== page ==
AVODAH's Influence on Ilana

AVODAH alum Ilana Zafran ('06-'07) was the keynote speaker of a Chicago Purim gathering. Below are her remarks.



The highlight of my AVODAH year was my time at my placement, Umoja Student Development Corporation (an organization that partners with schools in under-resourced communities across Chicago to support young people by providing intensive services that most schools cannot offer).  I instantly fell in love with everything about Umoja.  I loved the work of facilitating, dialoguing, and building relationships with young people from Chicago’s West Side.  In fact, I loved the work so much that when Umoja offered me a full time position post-AVODAH, I instantly accepted and am proud to say that four and a half years later I am still working for Umoja.  

People often want to know, “What did you get from AVODAH?” and there are certainly many concrete answers: professional skills, a Jewish community, some of my best friends in the world, and, of course, my career. 

What I don’t get to talk about when I am giving the “quick” answer to that question are the ways that AVODAH profoundly changed my identity. AVODAH provided me a safe space to take risks, explore, question, and learn—whether it be about Judaism, social justice, or other diverse topics. AVODAH taught me that asking questions and seeking answers about Judaism, religion and spirituality doesn’t make one any less Jewish, and AVODAH empowered me to have confidence, and comfort in my own version of Judaism.

Through AVODAH and Umoja I also met many people I admire, including one of my personal heroes, Daniel McCurty. I met Daniel at Umoja during my AVODAH year, when he was a quiet and gangly high school freshman. Daniel became a regular participant in Umoja programming and developed into a true leader for food justice. A fellow AVODAH alum invited Daniel and me to present at his synagogue about our work. I loved the experience of seeing Daniel, standing in a synagogue for the first time, looking totally at ease as he helped congregation members understand his community’s lack of food. Four months later, in the hot August weather, I lugged a huge TV (given to Daniel by this same AVODAH alum) out of my car trunk and into Daniel’s house so he could take it to Western Illinois University, where he was about to become the first in his family to attend college.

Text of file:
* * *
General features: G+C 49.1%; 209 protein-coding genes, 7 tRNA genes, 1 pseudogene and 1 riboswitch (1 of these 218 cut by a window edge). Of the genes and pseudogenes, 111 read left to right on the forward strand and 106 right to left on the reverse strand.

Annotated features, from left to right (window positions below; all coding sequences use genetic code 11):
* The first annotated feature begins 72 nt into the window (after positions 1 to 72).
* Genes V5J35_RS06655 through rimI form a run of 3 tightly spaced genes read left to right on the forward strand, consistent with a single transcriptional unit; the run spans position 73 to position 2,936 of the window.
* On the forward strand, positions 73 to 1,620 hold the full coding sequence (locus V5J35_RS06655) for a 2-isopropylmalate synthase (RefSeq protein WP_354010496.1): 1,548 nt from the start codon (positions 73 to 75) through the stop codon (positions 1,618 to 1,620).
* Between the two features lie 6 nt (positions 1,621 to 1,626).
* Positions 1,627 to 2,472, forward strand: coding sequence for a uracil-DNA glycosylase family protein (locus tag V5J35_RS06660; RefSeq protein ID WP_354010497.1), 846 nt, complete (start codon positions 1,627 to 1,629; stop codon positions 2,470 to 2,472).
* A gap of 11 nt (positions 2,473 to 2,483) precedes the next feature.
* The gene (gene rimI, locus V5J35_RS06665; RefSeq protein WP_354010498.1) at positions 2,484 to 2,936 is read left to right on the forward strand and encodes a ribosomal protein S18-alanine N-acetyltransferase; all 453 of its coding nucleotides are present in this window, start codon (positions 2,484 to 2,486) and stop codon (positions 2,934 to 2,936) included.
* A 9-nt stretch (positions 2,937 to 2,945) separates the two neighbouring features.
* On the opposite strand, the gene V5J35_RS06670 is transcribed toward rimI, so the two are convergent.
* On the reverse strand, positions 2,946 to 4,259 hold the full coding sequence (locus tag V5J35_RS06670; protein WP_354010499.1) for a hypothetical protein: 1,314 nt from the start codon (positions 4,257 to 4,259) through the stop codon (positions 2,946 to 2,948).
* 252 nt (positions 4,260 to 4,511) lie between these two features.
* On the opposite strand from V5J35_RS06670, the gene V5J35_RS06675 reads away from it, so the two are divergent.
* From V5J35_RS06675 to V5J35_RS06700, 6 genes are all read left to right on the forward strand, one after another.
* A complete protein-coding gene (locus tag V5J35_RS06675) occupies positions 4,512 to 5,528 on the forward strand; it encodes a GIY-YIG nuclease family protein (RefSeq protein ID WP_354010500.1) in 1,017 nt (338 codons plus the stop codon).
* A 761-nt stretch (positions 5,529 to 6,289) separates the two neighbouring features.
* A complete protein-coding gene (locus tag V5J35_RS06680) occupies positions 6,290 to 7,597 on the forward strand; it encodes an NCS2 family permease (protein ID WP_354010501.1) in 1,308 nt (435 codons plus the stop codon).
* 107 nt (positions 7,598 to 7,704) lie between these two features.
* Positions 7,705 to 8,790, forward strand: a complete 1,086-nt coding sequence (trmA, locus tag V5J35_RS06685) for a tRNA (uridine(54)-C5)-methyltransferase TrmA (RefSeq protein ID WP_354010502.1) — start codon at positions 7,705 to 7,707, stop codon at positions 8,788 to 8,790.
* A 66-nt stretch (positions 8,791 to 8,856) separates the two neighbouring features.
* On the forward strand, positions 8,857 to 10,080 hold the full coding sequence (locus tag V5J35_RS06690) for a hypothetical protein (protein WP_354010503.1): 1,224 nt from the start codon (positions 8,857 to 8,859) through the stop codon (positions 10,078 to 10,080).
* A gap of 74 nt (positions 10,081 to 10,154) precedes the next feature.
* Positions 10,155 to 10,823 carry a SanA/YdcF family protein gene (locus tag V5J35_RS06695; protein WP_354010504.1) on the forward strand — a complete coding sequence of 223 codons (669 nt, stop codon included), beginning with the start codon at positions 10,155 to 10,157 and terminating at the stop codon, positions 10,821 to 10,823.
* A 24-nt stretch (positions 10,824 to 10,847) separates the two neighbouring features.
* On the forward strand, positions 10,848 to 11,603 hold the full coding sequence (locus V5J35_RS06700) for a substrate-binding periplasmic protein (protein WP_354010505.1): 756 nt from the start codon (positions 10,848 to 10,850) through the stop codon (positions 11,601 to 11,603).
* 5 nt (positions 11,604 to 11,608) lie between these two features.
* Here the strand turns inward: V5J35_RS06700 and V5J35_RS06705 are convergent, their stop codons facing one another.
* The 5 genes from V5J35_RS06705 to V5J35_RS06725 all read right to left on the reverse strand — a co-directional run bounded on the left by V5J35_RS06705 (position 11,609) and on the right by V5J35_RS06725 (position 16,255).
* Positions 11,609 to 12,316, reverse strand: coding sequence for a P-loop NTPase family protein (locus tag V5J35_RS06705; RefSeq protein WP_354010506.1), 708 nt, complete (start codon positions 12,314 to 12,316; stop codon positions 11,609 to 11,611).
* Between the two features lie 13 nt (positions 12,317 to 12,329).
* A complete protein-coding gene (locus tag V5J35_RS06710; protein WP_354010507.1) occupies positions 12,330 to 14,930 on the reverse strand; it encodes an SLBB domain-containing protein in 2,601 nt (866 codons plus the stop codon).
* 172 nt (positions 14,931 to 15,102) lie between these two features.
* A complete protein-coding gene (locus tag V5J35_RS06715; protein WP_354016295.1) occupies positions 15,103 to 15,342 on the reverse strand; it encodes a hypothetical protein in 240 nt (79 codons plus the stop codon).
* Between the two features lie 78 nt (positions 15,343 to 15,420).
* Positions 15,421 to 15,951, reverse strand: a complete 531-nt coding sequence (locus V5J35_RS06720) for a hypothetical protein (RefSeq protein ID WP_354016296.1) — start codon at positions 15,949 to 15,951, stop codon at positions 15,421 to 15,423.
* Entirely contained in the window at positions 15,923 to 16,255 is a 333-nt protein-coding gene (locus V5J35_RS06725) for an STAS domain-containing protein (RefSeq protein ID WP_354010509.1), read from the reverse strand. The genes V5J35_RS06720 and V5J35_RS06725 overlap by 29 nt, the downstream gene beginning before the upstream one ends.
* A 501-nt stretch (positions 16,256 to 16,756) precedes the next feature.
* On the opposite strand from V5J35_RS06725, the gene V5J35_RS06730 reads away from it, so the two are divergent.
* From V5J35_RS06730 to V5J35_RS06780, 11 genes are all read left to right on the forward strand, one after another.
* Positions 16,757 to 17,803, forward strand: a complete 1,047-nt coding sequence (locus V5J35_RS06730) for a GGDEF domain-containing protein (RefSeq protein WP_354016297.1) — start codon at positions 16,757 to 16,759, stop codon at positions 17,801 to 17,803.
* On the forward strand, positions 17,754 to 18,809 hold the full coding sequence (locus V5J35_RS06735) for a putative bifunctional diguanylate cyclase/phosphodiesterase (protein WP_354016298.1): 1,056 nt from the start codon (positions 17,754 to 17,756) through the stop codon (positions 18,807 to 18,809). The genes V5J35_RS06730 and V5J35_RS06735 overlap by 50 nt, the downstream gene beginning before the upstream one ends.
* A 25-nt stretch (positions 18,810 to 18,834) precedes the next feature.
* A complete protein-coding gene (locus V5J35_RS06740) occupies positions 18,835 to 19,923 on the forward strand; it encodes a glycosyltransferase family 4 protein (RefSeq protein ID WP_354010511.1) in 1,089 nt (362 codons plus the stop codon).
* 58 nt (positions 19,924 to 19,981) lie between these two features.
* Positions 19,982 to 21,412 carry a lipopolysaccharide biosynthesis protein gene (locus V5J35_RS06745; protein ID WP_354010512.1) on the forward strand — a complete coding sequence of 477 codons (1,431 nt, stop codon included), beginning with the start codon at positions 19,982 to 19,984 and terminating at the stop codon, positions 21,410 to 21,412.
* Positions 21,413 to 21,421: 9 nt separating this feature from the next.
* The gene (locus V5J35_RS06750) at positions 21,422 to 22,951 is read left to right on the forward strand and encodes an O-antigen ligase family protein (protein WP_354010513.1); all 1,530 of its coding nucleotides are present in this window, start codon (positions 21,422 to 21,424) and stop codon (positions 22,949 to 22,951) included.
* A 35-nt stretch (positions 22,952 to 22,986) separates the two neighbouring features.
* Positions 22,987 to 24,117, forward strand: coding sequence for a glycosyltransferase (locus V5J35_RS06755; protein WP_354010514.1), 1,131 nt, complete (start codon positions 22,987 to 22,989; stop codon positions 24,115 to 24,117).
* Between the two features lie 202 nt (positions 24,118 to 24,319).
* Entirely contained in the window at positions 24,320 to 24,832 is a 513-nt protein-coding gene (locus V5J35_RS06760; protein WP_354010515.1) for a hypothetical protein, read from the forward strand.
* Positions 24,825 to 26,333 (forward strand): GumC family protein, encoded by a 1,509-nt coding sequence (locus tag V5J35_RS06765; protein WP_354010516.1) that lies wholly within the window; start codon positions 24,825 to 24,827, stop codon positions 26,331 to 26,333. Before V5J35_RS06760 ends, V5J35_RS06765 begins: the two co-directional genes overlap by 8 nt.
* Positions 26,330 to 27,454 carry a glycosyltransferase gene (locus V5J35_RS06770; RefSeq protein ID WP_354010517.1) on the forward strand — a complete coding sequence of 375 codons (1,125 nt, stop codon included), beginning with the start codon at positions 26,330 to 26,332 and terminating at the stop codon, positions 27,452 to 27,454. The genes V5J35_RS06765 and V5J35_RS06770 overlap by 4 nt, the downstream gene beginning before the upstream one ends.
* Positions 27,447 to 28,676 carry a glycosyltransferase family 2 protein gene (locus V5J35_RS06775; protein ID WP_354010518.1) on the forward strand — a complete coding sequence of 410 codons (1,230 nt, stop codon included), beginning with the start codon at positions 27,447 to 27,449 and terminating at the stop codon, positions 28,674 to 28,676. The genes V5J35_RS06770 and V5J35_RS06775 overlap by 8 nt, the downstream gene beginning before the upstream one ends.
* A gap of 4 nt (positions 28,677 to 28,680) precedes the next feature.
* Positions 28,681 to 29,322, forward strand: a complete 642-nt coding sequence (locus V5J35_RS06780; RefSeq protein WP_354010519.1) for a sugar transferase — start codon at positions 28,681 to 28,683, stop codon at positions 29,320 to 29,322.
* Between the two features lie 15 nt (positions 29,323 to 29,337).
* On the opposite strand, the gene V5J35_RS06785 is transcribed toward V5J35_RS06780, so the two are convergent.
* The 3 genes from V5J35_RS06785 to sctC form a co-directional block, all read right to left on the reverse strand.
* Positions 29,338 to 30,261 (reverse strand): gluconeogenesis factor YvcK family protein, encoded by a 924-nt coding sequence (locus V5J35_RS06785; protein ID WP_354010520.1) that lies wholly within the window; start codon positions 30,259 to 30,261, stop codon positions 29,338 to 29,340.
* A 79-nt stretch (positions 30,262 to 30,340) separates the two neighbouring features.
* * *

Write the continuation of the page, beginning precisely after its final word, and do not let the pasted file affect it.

This fall, I received a letter from Western Illinois University letting me know that Daniel had indicated on his Freshman Survey that I was his “most inspiring high school teacher”. The feeling is quite mutual—Daniel is a hero of mine, truly representative of what it means to go against the odds, to fight for what you believe in, and to push past self-doubt and fear to do what you know is right. Daniel exemplifies the core of what AVODAH taught me: that my Jewish world, work life, and social justice values don’t have to be isolated from one another. Rather, I am more complete when the people, places, and values from each of these areas integrate and combine. 

This knowledge, this solidarity, these lessons from AVODAH drive me to continue to do more and to push myself to the next stage in my development as someone that works for change. Last spring I moved into a director-level position at Umoja, joined the Board of Directors of the Chicago Freedom School, and began to volunteer to organize a city-wide youth worker collective. I am beginning the next stage of my lifelong journey working for justice, and I am able to sustain myself in my work because AVODAH helped me to understand that while the injustices are huge, it doesn’t mean that we ever stop fighting; and I am able to continue hoping because AVODAH showed me that even though they are not people I talk with every day, there is an AVODAH community out there who is fighting in solidarity, working for a more just world.

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